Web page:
In 2018, Wohl created and registered the company Surefire Intelligence, LLC. Reporters who investigated Surefire Intelligence's website and company in October 2018, in relation to an alleged plot to frame Robert Mueller for sexual assault, found that the company had been created by Wohl just a few weeks earlier and that its official phone number redirected to a voicemail message which provided a phone number owned by Wohl's mother.[6] They also reported that photographs on the website depicting some of its purported employees were actually photographs of people unrelated to Surefire, including actor Christoph Waltz. News agencies found profiles of supposed Surefire Intelligence employees on the LinkedIn professional networking site which used photographs of unrelated celebrities as profile images; a photograph of Israeli supermodel Bar Refaeli was used on a profile claiming to be the company's "Tel Aviv station chief", and a profile of a "Matthew Cohen" used an altered photo of Wohl. A journalist visited the address listed on Surefire Intelligence's website and found it to be the location of an unrelated company.[29]

Soon after creating the company, Wohl advertised it as a team of private investigators on classified ad site Craigslist. In the ad, Wohl falsely claimed that Surefire consisted of former Israeli intelligence agents and various other investigative experts. At least once, Wohl posed as investigator "Matthew Cohen" to a potential client who responded to the ad. One paid him a $1,200 advance fee for help in recovering her stolen truck, but Wohl never performed any investigative services for the fee, nor did he return the money or contact her again.[30]

Minutes after Michael Avenatti was reported being arrested on suspicion of domestic violence on November 14, 2018, the Surefire Twitter account tweeted a news story about the arrest, adding, "Surefire Intelligence strikes again." The following morning, Avenatti tweeted, "First Mueller and now me. When we are fully exonerated I am coming for you Jacob Wohl aka Surefire."[31]

Blogger and columnist[edit]

From 2016, Wohl became a prominent online supporter of U.S. President Donald Trump. Trump posed for a photo op with Wohl and has retweeted him.[3][32] Wohl's defunct news blog, "The Washington Reporter", was found to have entirely plagiarized its Code of Ethics from that of the journalism non-profit ProPublica.[33][24][3] The NBC News reported that Wohl has "adopted and amplified nearly every prominent conspiracy theory to arise" in 2017, including unfounded claims against Hillary Clinton, George Soros, and the U.S. Special Counsel Robert Mueller. He was hired by the far-right outlet The Gateway Pundit in 2018, before being fired later that year as a result of his failed plot against Mueller.[3][34]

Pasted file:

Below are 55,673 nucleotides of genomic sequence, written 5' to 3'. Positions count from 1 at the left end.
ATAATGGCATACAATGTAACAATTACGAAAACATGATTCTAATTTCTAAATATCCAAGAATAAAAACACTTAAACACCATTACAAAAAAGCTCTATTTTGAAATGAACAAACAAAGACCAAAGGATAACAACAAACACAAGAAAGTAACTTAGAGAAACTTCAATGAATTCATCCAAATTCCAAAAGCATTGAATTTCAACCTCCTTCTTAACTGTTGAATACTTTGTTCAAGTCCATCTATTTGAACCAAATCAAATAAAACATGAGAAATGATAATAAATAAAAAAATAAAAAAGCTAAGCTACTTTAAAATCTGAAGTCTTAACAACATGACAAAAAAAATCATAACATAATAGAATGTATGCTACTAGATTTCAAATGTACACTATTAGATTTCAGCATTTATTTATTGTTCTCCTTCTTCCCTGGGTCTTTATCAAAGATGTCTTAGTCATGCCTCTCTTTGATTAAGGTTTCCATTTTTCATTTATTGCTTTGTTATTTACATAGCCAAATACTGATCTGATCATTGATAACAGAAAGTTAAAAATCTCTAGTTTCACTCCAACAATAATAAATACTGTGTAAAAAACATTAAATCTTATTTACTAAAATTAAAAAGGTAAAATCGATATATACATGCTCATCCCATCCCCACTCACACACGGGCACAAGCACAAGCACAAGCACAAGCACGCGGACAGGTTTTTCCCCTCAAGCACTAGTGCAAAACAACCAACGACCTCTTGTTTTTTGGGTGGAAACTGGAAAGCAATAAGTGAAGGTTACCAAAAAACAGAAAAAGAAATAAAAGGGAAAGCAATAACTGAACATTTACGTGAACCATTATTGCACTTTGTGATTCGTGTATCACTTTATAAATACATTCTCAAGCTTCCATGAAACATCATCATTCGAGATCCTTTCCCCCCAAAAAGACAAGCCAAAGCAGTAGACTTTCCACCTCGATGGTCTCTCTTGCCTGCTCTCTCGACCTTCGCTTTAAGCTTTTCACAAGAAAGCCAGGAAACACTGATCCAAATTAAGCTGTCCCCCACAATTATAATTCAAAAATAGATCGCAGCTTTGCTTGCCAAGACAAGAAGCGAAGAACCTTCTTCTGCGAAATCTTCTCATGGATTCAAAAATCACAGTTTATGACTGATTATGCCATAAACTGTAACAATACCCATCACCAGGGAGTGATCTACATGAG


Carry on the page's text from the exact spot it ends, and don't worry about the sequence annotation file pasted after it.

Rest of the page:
Attempts to frame public figures[edit]

Robert Mueller[edit]

On October 22, 2018, Vermont Law School professor Jennifer Taub received an email from Wohl's firm, Surefire Intelligence, asking her to report on "past encounters with Robert Mueller" and offering her money to discuss Mueller by phone. Taub stated she had never met Mueller and referred the matter to Mueller's office, which then referred the matter to the Federal Bureau of Investigation (FBI).[35]

On October 30, NBC News and The Atlantic published articles detailing a scheme to falsely accuse U.S. Special Counsel Robert Mueller of sexual misconduct in 1974. The articles reported that on October 17, 2018, several journalists received emails from a person claiming to be named "Lorraine Parsons" that asserted conservative lobbyist Jack Burkman had hired a man with Wohl's firm, Surefire Intelligence, to offer her more than $20,000 to sign an affidavit falsely accusing Mueller of sexual misconduct and workplace harassment. "Parsons" told the reporters she had worked with Mueller at the law firm Pillsbury, Madison & Sutro in 1974, and that the man from Surefire had asked her to falsely accuse Mueller of engaging in misconduct during that time. Mueller worked at Pillsbury in 1974, but the firm told reporters they had no record of any Lorraine Parsons ever working there. "Parsons" declined reporters' requests to speak on the phone, and none of the reporters published the story until the scheme became evident.[6][36]